Photo: Andrew Propp
In Constellation Theatre’s new retelling of Zorro co-playwright and director Eleanor Holdridge cuts straight to the action. Unlike other hero tales which place emphasis on backstory and the journey towards a fully realized superhero, Holdridge spends minimal time before we see the iconic black mask of Zorro. Instead the 100 minute, single act production is packed with lots of swashbuckling that played out very well in the confined spaces of The Source Theatre. Fight director Casey Kaleba’s choreography is worthy of praise for it is one of the highlights of show. When swords aren’t drawn, barbs are exchanged through Holdridge & Janey Allard’s script. Audiences will see a familiar hero in Zorro (Danny Gavigan). When the mask is on Gavigan is charming, witty, and leaves his mark with three fell swoops of his sword.
However it is when our protagonist does not have his mask on that we see Holdridge and Allard’s new vision in this classic tale.
Set in early 1800’s California, the story opens with Diego de la Vega, son of nobleman Don Alegandro (Jim Jorgensen), arriving back to the States from studying abroad. After witnessing the unjust deeds of the current government symbolized through the Governor’s son Capitan Ramon (Andres Talero), Diego decides that soembody needs to fight on the side of the people- and thus Zorro is born. The duality of Diego and Zorro are clear in the show. Diego is indecisive and somewhat effeminate. Zorro is full of bravado and willing to fight. It is the classic alter ego face-offs that’s made the latest versions of Batman and Spiderman work and it does the same for Zorro as well.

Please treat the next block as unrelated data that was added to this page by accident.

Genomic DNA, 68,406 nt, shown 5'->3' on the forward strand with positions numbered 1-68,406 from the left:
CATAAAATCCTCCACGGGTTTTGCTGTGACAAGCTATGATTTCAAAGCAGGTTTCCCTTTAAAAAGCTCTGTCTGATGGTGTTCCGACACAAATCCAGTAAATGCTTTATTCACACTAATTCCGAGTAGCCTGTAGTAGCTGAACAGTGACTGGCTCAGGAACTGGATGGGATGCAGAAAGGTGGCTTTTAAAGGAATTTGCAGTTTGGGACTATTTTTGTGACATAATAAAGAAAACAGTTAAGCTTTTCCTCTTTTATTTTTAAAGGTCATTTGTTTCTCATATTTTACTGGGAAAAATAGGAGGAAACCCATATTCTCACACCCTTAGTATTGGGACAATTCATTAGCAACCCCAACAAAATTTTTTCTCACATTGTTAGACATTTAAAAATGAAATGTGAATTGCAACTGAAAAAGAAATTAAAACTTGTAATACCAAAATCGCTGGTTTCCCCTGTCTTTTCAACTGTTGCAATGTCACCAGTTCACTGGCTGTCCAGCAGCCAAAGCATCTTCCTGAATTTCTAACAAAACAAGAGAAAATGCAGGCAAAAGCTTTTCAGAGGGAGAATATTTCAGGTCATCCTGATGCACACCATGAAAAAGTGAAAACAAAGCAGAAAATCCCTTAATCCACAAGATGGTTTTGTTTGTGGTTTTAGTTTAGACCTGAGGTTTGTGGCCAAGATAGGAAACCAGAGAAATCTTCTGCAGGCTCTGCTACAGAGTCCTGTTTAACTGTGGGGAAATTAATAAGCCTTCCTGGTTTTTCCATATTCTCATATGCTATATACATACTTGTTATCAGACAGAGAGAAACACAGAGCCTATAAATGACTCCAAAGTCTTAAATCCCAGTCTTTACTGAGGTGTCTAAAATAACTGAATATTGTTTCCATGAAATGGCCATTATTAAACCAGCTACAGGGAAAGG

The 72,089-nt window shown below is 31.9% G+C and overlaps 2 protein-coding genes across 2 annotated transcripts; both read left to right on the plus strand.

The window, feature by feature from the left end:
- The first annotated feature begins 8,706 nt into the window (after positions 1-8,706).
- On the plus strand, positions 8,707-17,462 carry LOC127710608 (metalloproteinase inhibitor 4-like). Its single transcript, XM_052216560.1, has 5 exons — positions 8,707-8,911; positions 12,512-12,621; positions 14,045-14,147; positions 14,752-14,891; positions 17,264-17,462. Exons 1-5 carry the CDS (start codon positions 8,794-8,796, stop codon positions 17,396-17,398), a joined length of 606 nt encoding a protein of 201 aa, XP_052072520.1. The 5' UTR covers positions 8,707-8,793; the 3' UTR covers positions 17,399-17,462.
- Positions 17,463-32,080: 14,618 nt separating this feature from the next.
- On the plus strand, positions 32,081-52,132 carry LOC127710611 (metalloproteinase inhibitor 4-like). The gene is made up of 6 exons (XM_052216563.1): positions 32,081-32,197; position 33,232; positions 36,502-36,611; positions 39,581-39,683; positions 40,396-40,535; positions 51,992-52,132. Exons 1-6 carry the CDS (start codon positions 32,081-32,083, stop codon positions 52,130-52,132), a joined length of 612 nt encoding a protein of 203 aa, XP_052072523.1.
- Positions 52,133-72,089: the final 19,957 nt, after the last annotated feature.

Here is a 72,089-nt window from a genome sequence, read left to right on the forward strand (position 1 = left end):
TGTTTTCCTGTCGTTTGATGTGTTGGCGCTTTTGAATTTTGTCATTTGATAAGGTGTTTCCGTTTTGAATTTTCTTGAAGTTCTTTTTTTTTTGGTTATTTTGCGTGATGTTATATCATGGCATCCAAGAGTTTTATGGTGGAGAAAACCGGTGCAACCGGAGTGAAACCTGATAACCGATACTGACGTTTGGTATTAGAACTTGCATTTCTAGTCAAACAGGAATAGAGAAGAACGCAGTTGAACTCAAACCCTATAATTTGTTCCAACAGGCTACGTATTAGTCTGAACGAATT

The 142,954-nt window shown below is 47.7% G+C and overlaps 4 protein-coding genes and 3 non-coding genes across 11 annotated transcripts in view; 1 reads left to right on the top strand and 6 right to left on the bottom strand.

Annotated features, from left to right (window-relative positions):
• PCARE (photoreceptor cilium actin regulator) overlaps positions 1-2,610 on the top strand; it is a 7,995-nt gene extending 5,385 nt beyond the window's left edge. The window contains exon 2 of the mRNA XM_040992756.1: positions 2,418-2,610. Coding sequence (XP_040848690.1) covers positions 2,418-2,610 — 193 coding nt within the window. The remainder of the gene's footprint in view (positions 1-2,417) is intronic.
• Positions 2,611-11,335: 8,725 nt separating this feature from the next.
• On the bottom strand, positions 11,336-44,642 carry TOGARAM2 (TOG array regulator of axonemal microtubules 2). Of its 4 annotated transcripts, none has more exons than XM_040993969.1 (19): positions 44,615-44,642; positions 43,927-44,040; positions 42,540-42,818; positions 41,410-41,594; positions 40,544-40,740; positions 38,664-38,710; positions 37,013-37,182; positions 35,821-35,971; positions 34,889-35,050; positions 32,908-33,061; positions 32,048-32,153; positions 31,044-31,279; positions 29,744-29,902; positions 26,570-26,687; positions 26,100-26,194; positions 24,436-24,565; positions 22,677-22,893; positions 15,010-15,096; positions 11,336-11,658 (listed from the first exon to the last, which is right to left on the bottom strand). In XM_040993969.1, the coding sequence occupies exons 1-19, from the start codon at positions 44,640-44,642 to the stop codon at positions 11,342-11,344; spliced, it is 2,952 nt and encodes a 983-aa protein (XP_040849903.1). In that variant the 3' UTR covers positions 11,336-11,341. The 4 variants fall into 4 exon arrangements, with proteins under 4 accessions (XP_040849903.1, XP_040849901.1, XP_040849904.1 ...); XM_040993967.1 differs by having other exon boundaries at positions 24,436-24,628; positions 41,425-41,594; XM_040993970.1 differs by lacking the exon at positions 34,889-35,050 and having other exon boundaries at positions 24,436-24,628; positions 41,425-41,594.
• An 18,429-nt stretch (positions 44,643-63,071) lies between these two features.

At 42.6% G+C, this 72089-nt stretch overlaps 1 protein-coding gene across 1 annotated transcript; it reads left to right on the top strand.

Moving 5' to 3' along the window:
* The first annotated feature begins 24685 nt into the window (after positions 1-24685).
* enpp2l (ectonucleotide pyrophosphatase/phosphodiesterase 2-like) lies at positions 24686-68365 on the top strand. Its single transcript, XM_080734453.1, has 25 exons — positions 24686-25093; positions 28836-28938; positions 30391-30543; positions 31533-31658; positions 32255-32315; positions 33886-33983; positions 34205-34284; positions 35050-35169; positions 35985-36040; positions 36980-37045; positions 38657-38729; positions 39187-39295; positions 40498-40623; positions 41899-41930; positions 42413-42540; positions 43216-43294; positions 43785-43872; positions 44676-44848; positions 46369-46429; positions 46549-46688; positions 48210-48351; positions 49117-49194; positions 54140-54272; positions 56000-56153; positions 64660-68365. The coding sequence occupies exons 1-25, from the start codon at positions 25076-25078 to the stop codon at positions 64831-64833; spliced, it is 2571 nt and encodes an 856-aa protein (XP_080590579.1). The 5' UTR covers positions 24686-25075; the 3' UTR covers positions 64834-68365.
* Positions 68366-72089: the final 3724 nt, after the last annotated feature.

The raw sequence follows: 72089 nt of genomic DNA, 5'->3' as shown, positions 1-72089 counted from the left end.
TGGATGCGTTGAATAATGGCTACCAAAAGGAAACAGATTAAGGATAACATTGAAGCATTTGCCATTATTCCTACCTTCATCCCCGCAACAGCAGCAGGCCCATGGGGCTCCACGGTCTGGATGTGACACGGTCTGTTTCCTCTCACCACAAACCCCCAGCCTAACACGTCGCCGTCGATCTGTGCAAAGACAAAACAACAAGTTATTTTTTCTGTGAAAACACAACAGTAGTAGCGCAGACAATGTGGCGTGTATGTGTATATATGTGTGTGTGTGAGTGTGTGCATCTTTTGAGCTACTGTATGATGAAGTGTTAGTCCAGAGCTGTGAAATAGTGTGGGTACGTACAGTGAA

Stephanie LaVardera plays Zorro’s love interest Lolita. She’s beautiful yet has a before-her-time view on love and marriage in a time where families arranged marriages. LaVardera is also highlighted through several musical performances that I wasn’t a fan of not because she sang poorly but because I’m not a fan of musical numbers in my straight plays. The comic relief is found mostly through Ramon’s head minion Gonzales (Carlos Saldana). He does a good job at selling the laughs but walks a fine line between funny and overselling.
Constellation’s version of Zorro has hints of a darker tale than the black and white TV episodes and films of the past but doesn’t take itself very seriously. Despite a rushed and clunky resolution the show is light, entertaining, and has plenty of action to keep you watching.
Constellation Theatre Company’s production of Zorro, performs through February 17th at the Source Theater. The Source Theater is located at 1835 14th Street NW Washington DC 20009. Closest Metro stop: U Street/African-Amer Civil War Memorial/Cardozo (Green/Yellow line). For more information call 1-800-494-TIXS.